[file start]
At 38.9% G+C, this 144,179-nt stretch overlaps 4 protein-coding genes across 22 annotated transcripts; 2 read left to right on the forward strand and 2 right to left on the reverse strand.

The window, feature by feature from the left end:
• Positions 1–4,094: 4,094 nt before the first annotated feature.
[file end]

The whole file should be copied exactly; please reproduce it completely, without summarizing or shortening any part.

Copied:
At 38.9% G+C, this 144,179-nt stretch overlaps 4 protein-coding genes across 22 annotated transcripts; 2 read left to right on the forward strand and 2 right to left on the reverse strand.

The window, feature by feature from the left end:
• Positions 1–4,094: 4,094 nt before the first annotated feature.